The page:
(c) No refund anticipation loan shall be made at any location other than a location in which the principal business is tax preparation.
(d) The interest rate for a refund anticipation loan shall not exceed (1) sixty per cent per annum for the initial twenty-one days of such loan, and (2) twenty per cent per annum for the period commencing on the twenty-second day of such loan and ending on the date of payment.
Conn. Gen.Stat. §§ 42-480(c) and (d). Subsection (e) provides that “[a]ny facilitator who violates any provision of this section” is subject to a $500 fine and to liability for three times the RAL fee in a civil suit brought by the aggrieved borrower or by the State Attorney General on behalf of such a borrower. Id. § 42-480(e).
Following enactment of the 2005 amendments to § 42-480 by the RAL Act, Connecticut Attorney General Blumenthal issued an official opinion as to the scope of the statute, in response to a question from a State legislator as to “whether the Act's provisions can be enforced against national banks.” (Op. Conn. Att'y Gen. No. 05-029 (Oct. 24, 2005) (“Conn. Att'y Gen. Op.”), at 2.) The opinion stated that “the protections against abusive lending practices embodied within the Act are fully enforceable against ‘facilitators' of refund anticipation loans regardless of the source of the loan financing and are not preempted by federal law.” (Id. at 1.) It “conclude[d] that the Act, by its own terms, does not apply to national banks, but that the Act is enforceable against facilitators of refund anticipation loans made by national banks.” (Id. at 2.)
C. The Present Action and the Decision of the District Court
Pacific commenced the present action in 2006, challenging the constitutionality of § 42-480 under the Supremacy Clause of the Constitution, alleging that § 42-480 impaired Pacific's ability to undertake lending and lending-related activities that are authorized by the National Bank Act. Pacific asserted principally that § 42-480(d) placed a ceiling on RAL interest rates, whereas California law imposes no such ceiling, and thereby contravened the NBA provision allowing a national bank to charge, in any state, interest rates that are permitted by its home state. Pacific sought a declaratory judgment that § 42-480 is preempted by the NBA and an injunction against enforcement of § 42-480 against any entity-including tax-return preparers-in connection with the offering or making of RALs by Pacific.
Both sides shortly moved for summary judgment. To the extent pertinent to this appeal, the State Officials argued that the complaint should be dismissed on the grounds that Pacific lacked standing to bring this action because § 42-480 had not yet been enforced against Pacific and that, in any event, § 42-480 was not preempted by the National Bank Act because the section regulates only non-banks. Pacific sought summary judgment in its favor on the grounds that §§ 42-480(c) and (d), on their face, appear to apply to banks, and that subsection (d), even if not applied to banks, would indirectly regulate Pacific and other national banks by obstructing and impairing their ability to make RALs in Connecticut.
In a Ruling on Motions for Summary Judgment, dated August 10, 2006, reported at 2006 WL 2331075, the district court denied the motion to dismiss the complaint against the State Officials and granted summary judgment in favor of Pacific on its preemption claim against those defendants. The court ruled that Pacific had standing to bring the present action, finding that its “complaints are neither hypothetical nor academic.” 2006 WL 2331075, at *5. The court noted that “[a]lthough § 42-480 is a relatively recent statute and Defendants have not tried to enforce it against Plaintiff to date,” id., Pacific's interpretation of the statute as applying to national banks was not unreasonable, given that subsection (d) “by its exact wording” limits permissible interest rates on RALs “with no apparent exception for national banks,” id. at *4 & n. 4. It noted that Pacific had “changed its business practice to avoid violating the law,” id. at *5, by “currently offer[ing] RALs at little to no profit in Connecticut to comply with § 42-480,” id. at *4, and that Pacific stated it might “be forced to discontinue offering RALs in Connecticut entirely,” id. The court concluded that Pacific had thus shown injury-in-fact sufficient to give it standing to challenge § 42-480. Id. at *5.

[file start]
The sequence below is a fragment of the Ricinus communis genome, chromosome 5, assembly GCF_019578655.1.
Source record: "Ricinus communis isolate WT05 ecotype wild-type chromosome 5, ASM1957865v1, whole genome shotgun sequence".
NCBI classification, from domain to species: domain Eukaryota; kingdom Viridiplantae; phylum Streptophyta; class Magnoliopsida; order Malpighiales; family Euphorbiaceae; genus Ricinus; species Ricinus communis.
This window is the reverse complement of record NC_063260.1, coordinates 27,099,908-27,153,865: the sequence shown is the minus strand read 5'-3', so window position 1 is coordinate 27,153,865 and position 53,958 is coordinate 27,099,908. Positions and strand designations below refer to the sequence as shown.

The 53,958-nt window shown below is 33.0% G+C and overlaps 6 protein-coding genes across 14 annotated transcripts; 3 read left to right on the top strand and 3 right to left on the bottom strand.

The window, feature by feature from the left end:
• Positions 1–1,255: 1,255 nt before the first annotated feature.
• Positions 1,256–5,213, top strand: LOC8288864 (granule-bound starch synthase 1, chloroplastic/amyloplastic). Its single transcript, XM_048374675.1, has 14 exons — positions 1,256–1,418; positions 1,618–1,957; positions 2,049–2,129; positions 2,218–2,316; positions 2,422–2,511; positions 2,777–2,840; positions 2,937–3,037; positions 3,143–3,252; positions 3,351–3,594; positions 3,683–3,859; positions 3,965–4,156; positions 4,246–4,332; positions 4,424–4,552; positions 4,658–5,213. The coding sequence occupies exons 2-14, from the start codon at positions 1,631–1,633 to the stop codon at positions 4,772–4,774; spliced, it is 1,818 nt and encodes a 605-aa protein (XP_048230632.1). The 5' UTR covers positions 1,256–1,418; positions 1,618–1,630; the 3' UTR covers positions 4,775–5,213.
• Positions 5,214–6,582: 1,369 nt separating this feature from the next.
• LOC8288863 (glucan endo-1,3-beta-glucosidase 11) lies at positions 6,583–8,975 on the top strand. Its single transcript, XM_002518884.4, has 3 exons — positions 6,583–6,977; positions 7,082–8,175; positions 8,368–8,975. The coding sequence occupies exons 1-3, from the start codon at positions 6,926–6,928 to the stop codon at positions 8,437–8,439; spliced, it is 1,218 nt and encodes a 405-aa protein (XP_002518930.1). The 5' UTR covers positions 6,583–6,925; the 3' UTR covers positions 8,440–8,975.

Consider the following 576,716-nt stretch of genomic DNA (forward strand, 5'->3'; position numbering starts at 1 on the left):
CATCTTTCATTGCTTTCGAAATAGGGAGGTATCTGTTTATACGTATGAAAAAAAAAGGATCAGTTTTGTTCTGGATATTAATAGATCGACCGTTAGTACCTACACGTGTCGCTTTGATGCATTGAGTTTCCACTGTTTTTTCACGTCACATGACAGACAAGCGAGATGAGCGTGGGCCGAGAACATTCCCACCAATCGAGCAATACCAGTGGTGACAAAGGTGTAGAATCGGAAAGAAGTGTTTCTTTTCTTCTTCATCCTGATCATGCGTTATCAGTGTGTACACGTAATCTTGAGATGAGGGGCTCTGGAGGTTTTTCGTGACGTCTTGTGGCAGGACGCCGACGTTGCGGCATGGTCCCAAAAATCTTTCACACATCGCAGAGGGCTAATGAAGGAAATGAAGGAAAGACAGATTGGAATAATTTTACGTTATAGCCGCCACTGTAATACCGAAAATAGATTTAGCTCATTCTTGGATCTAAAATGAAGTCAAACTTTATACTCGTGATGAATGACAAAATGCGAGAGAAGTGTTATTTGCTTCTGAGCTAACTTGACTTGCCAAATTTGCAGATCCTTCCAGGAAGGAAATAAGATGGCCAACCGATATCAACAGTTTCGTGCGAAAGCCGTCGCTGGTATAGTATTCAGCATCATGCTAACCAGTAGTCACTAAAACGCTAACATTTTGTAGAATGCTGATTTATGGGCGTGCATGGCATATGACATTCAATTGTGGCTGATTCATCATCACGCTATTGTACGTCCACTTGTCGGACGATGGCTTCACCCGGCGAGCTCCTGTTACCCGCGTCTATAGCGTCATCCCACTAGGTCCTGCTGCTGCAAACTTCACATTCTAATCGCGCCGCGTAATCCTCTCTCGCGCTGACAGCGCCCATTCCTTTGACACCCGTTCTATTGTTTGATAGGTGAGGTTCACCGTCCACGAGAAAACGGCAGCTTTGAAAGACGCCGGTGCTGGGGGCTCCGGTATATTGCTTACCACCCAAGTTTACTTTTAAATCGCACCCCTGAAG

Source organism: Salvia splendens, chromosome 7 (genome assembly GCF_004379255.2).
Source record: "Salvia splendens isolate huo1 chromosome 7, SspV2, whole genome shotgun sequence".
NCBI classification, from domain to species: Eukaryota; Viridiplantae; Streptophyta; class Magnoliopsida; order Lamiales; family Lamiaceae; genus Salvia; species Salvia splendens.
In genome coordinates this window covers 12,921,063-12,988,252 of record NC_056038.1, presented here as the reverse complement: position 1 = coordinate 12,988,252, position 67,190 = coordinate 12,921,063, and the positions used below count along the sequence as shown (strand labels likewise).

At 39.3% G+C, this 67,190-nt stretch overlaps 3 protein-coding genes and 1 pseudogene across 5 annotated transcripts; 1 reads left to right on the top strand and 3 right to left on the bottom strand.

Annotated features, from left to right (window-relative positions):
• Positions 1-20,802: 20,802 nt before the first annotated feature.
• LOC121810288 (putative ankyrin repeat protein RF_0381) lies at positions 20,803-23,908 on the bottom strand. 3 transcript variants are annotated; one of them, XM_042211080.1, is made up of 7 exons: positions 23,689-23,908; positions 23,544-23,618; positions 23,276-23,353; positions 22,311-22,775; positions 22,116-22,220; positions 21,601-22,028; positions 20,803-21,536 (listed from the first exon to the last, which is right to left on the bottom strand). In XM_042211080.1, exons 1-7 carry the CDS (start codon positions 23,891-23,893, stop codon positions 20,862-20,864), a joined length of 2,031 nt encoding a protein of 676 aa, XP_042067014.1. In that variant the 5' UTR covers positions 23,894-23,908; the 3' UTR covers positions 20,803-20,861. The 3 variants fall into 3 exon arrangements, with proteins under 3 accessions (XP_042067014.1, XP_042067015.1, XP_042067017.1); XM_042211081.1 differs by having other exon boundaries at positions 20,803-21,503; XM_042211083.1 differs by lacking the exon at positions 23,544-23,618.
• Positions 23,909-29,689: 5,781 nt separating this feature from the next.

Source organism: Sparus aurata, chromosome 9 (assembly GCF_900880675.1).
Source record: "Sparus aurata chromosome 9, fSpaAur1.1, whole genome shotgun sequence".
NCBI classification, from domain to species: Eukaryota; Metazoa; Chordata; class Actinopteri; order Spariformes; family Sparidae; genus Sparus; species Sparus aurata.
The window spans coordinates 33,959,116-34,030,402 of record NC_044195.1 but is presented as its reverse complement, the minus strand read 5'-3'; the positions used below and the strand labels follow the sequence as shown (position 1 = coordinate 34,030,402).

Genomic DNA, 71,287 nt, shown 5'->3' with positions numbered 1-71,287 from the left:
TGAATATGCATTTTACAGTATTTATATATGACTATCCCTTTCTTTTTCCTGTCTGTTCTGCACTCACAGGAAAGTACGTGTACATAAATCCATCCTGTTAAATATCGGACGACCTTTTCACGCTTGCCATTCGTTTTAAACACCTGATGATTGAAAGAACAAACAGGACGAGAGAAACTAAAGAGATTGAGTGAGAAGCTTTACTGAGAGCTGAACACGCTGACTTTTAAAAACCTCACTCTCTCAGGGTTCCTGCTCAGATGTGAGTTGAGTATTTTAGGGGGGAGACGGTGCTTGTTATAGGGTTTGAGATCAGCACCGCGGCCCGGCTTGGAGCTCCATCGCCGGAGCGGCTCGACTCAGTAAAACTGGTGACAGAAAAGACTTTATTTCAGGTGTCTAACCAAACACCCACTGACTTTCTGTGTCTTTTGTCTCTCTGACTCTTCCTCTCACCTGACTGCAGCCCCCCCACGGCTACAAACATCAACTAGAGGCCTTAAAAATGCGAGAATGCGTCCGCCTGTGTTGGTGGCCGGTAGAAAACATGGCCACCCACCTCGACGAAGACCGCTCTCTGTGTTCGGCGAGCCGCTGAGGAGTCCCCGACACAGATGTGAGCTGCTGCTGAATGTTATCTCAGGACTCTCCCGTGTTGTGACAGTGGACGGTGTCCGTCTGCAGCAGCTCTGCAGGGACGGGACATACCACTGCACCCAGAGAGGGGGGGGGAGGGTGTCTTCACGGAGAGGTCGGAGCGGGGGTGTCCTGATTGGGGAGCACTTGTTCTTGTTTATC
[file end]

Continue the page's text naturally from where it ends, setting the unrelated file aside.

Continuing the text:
As to the merits of Pacific's claim that § 42-480 conflicts with the National Bank Act and hence is preempted by it, the district court found that there was clearly conflict between the NBA and both subsection (c) and subsection (d) of § 42-480 as written. “The term ‘facilitator’ specifically excludes national banks and is used to limit the application of subsections (b) and (e), but not subsections (c) and (d).” 2006 WL 2331075, at *3 (emphasis in original). Subsection (c), which provides that RALs may be made only at “a location in which the principal business is tax preparation,” Conn. Gen.Stat. § 42-480(c),
on its face, is not limited to facilitators. Under this subsection, a national bank that wanted to offer an RAL at one of its own branches would be prohibited from doing so. This is clearly a violation of NBA.
2006 WL 2331075, at *9 (emphasis in original).
As to § 42-480(d), which expressly limits the interest rates that may be charged on refund anticipation loans, the court found that “[t]here can be little argument that the text [ ] of subsection[ ] ․ (d), read in a vacuum, do[es] not specifically exclude national banks from this regulation.” 2006 WL 2331075, at *6. It noted that the NBA, however,
expressly permits national banks to charge interest rates at the rate allowed by the state where the bank is located, even if this rate is higher than the rate allowed by the state where the bank is lending. 12 U.S.C. § 85 (2005).